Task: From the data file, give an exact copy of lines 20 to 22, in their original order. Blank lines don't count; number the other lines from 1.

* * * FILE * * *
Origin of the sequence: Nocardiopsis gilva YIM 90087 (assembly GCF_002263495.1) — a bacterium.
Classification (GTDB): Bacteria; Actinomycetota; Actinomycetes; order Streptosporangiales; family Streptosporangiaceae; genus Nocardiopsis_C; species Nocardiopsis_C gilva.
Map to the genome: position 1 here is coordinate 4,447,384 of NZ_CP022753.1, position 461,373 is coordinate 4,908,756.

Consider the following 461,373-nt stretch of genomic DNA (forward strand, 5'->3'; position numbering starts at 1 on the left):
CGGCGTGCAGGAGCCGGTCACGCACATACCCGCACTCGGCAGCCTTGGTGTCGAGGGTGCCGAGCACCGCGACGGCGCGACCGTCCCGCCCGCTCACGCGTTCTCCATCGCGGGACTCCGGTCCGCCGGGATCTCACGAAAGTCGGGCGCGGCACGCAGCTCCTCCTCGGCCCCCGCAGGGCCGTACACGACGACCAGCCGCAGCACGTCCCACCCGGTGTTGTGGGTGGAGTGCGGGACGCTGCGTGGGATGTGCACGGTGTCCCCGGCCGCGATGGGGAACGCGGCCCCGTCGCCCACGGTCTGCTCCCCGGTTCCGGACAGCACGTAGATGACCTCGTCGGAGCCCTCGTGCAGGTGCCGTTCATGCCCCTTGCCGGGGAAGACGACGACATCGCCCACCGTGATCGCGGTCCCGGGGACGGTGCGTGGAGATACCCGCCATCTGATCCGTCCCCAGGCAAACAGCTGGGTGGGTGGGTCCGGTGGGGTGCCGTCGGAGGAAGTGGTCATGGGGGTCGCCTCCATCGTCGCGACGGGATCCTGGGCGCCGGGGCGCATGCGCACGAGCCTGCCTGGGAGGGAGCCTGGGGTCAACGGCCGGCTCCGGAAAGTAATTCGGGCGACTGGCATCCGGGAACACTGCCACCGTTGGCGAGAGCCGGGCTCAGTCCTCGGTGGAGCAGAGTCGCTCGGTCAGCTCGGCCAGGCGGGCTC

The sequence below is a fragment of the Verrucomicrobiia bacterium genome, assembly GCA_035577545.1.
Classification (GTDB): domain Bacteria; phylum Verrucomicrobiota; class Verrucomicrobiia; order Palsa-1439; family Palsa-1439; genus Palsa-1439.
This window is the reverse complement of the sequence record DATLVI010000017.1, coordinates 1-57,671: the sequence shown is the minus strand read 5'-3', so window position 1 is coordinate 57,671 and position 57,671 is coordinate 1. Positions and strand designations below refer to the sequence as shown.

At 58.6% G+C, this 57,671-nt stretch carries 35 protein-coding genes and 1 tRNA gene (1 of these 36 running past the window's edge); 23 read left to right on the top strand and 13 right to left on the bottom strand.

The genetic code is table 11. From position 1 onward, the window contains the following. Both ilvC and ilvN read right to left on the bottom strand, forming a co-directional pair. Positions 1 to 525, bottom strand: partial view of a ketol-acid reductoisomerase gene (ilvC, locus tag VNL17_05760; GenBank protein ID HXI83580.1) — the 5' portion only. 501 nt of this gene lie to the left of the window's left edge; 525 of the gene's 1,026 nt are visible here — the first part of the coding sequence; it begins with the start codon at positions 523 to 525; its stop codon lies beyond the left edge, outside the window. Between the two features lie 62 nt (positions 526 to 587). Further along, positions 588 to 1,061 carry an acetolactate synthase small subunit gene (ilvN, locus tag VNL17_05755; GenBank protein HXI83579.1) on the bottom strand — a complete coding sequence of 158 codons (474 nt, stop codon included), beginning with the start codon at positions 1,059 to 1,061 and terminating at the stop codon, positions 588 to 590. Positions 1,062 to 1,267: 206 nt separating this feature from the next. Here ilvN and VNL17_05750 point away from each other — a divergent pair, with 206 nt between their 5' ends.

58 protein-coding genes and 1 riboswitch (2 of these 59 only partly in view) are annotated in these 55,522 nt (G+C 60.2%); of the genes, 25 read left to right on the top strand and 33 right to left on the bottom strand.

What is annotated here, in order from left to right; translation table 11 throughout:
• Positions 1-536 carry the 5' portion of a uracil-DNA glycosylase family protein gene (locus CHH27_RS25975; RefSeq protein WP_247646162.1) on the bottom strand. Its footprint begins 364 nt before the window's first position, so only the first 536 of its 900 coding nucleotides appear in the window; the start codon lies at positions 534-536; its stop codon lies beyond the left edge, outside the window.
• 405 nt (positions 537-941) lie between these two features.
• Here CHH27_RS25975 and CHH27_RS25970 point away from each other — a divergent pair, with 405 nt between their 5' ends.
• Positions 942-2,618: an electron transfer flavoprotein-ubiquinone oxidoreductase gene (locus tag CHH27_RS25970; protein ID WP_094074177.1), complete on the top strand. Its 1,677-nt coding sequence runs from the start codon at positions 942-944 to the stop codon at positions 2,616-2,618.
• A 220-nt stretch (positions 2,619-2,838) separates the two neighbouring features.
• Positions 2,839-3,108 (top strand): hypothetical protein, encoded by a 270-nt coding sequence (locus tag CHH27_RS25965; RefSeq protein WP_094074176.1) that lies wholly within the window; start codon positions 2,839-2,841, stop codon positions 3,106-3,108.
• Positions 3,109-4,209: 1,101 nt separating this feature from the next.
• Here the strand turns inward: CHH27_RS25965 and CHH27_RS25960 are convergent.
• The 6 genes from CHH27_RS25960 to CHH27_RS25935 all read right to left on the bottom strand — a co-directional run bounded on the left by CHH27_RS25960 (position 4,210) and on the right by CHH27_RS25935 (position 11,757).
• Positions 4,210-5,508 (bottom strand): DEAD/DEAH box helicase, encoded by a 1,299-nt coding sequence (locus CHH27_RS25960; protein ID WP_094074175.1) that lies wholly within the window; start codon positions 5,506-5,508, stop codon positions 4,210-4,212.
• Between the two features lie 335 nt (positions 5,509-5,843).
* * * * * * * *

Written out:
• Here the strand turns inward: CHH27_RS25965 and CHH27_RS25960 are convergent.
• The 6 genes from CHH27_RS25960 to CHH27_RS25935 all read right to left on the bottom strand — a co-directional run bounded on the left by CHH27_RS25960 (position 4,210) and on the right by CHH27_RS25935 (position 11,757).
• Positions 4,210-5,508 (bottom strand): DEAD/DEAH box helicase, encoded by a 1,299-nt coding sequence (locus CHH27_RS25960; protein ID WP_094074175.1) that lies wholly within the window; start codon positions 5,506-5,508, stop codon positions 4,210-4,212.